PerilAUS is being updated with support from the Australian Bushfire & Natural Hazards CRC. The authors would like to thank the anonymous reviewers for their time, expertise and useful suggestions in reviewing this paper.
See this video at www.youtube.com/watch?v=eI6mIlHKrVY.
Just 15cm of fast-moving water can knock over an adult and 30 cm of water can float a small car. Fast flowing water can carry vehicles away.
These are the messages illustrated in a simple recon-struction video by the U.S. National Weather Service.
Flooding is one of the leading causes of weather related fatalities and most deaths occur in motor vehicles when people attempt to drive through flooded roadways. This is because people underestimate the force and power of water, especially when it is moving.
It is difficult to tell the exact depth of water covering a roadway or the condition of the road below the water.
It is never safe to drive or walk through flood waters.
Ashley ST & Ashley WS 2008, Flood fatalities in the United States. Journal of Applied Meteorology and Climatology, 47, pp. 805-818.
Becker J, McClure J & Davies B 2011, Never drive, ride or walk through floodwater: Pedestrian and motorist behaviour in and around floodwater. NSW Floodplain Management Conference. Tamworth.
Coates L 1999, Flood fatalities in Australia, 1788-1996. Australian Geographer, 30, pp. 391-408.
Coates L, Haynes K, Gissing A & Radford D 2014a, The Australian experience and the Queensland Floods of 2010–2011. Drowning. Springer.
Coates L, Haynes K, O’Brien J, McAneney J & de Oliveira FD 2014b, Exploring 167 years of vulnerability: an examination of extreme heat events in Australia 1844–2010. Environmental Science & Policy, 42, pp. 33-44.
Diakakis M & Deligiannakis G 2013, Vehicle-related flood fatalities in Greece. Environmental Hazards, 12, pp. 278-290.
Diakakis M & Deligiannakis G 2015, Flood fatalities in Greece: 1970–2010. Journal of Flood Risk Management.
Drobot SD, Benight C & Gruntfest E 2007, Risk factors for driving into flooded roads. Environmental Hazards, 7, pp. 227-234.
Fitzgerald G, Du W, Jamal A, Clark M & Houxy 2010, Flood fatalities in contemporary Australia (1997–2008). Emergency Medicine Australasia, 22, pp. 180-186.
Franklin RC, King JC, Aitken PJ & Leggat PA 2014, ‘Washed away’—assessing community perceptions of flooding and prevention strategies: a North Queensland example. Natural Hazards, 73, 1977-1998.
Gissing A 2015, Reducing deaths from driving into floodwaters. Crisis Response Journal, 11.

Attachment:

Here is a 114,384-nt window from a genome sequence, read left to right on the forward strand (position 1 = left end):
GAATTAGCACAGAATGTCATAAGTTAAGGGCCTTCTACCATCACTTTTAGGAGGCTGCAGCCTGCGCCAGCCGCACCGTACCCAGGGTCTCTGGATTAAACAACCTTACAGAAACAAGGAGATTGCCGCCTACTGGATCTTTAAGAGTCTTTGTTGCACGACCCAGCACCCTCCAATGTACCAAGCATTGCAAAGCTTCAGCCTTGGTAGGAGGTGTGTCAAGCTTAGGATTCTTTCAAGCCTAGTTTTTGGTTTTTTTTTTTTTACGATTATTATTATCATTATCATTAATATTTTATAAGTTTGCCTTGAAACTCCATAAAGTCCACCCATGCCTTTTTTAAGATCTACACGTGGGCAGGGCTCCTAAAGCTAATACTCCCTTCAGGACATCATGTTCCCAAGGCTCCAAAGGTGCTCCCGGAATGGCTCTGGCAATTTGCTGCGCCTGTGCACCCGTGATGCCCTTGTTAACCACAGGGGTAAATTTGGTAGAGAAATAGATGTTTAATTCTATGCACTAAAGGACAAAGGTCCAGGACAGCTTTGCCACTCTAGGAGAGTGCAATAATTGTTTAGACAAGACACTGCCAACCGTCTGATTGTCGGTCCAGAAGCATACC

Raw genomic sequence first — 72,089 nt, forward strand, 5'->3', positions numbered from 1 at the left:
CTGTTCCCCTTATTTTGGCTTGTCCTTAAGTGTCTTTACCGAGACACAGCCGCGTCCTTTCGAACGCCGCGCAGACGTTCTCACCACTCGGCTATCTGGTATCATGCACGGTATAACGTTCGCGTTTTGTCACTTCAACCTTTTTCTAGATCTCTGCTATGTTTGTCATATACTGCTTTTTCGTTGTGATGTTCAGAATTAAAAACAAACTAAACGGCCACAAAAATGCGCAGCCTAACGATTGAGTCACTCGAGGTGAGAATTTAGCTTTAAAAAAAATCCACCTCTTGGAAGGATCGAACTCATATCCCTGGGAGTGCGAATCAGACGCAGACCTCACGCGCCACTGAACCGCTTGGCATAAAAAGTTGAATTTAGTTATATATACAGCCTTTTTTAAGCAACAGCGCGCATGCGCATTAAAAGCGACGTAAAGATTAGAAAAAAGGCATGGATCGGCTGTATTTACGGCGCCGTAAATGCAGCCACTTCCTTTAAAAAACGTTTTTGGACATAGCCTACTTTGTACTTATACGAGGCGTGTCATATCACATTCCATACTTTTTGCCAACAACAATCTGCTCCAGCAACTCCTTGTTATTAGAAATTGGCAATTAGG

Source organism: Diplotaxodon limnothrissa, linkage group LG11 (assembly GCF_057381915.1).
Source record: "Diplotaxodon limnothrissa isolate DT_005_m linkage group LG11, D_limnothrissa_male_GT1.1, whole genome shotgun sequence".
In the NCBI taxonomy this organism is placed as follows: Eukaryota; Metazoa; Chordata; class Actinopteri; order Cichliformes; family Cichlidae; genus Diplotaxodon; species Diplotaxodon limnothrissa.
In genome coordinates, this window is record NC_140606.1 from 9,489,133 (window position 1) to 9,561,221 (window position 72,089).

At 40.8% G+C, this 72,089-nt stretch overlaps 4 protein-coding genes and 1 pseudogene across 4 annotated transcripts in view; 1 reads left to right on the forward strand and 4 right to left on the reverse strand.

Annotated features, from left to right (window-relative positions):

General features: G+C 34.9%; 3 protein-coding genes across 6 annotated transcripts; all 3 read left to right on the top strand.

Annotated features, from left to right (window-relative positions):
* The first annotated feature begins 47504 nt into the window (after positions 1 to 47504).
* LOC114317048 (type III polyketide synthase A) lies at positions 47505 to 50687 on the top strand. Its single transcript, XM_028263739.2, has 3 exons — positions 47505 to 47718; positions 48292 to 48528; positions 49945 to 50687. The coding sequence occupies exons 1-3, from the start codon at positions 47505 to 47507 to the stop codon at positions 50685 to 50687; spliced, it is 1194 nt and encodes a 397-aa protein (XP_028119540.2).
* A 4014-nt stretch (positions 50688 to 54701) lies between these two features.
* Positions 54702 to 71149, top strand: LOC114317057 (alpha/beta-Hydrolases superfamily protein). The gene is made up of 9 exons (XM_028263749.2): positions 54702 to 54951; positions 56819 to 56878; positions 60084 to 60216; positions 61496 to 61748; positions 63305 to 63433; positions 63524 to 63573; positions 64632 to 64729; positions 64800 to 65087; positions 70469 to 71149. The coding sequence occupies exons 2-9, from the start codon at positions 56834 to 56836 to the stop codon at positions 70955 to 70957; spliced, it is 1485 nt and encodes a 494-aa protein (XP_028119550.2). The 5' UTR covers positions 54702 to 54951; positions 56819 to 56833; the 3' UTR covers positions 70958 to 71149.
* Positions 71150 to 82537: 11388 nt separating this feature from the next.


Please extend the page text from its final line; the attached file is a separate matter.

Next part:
Gissing A, Haynes K, Coates L & Keys C 2015, How do we reduce vehicle related deaths: exploring Australian flood fatalities 1900-2015. Bushfire and Natural Hazards CRC & AFAC Conference. Adelaide.
Haynes K, Coates L, Leigh R, Handmer J, Whittaker J, Gissing A, McAneney J & Opper S 2009, ‘Shelter-in-place’ vs. evacuation in flash floods. Environmental Hazards, 8, pp. 291-303.
Jonkman SN & Vrijling J 2008, Loss of life due to floods. Journal of Flood Risk Management, 1, pp. 43-56.
Jonkman SN & Kelman I 2005, An analysis of the causes and circumstances of flood disaster deaths. Disasters, 29, pp. 75-97.
Kellar D & Schmidlin T 2012, Vehicle-related flood deaths in the United States, 1995–2005. Journal of Flood Risk Management, 5, pp. 153-163.
Maples LZ & Tiefenbacher JP 2009, Landscape, development, technology and drivers: The geography of drownings associated with automobiles in Texas floods, 1950–2004. Applied Geography, 29, pp. 224-234.
Pearson M & Hamilton K 2014, Investigating driver willingness to drive through flooded waterways. Accident Analysis & Prevention, 72, pp. 382-390.
Ruin I, Gaillard JC & Lutoff C 2007, How to get there? Assessing motorists’ flash flood risk perception on daily itineraries. Environmental Hazards, 7, pp. 235-244.
Shand T, Cox R, Blacka M & Smith G 2011, Australian Rainfall and Runoff Project 10: Appropriate Safety Criteria for Vehicles.
Sharif H & Chaturvedi S 2015, Long-term trends in flood fatalities in the United States. EGU General Assembly Conference Abstracts, 17, p. 8113.
Sharif HO, Hossain MM, Jackson T & Bin-Shafique S 2012, Person-place-time analysis of vehicle fatalities caused by flash floods in Texas. Geomatics, Natural Hazards and Risk, 3, pp. 311-323.
Špitalar M, Gourley JJ, Lutoff C, Kirstetter PE, Brilly M & Carr N 2014, Analysis of flash flood parameters and human impacts in the US from 2006 to 2012. Journal of Hydrology, 519, pp. 863-870.
Terti G, Ruin I, Anquetin S & Gourley JJ 2015, Dynamic vulnerability factors for impact-based flash flood prediction. Natural Hazards, 79, pp. 1481-1497.
Tey LS, Ferreira L & Wallace A 2011, Measuring driver responses at railway level crossings. Accident Analysis & Prevention, 43, pp. 2134-2141.
Yale JD, Cole TB, Garrison HG, Runyan CW & Ruback JKR 2003, Motor Vehicle—Related Drowning Deaths Associated with Inland Flooding After Hurricane Floyd: A Field Investigation. Traffic injury prevention, 4, pp. 279-284.
Andrew Gissing is Director, Government Business and Enterprise Risk Management, Risk Frontiers at Macquarie University. He is a former Deputy Chief Officer of the Victoria State Emergency Service. His main areas of expertise are in disaster risk management, resilience and research.
Dr Katharine Haynes is a Senior Research Fellow, Risk Frontiers at Macquarie University. Areas of interest include the social dimensions of disasters.
Lucinda Coates is a Catastrophe Risk Scientist, Risk Frontiers at Macquarie University. Areas of interest include natural hazard damage and fatality analysis.
Dr Chas Keys is an Associate at Risk Frontiers. Chas is former Deputy Director General of the NSW State Emergency Service. His main areas of expertise are in flood emergency management and research.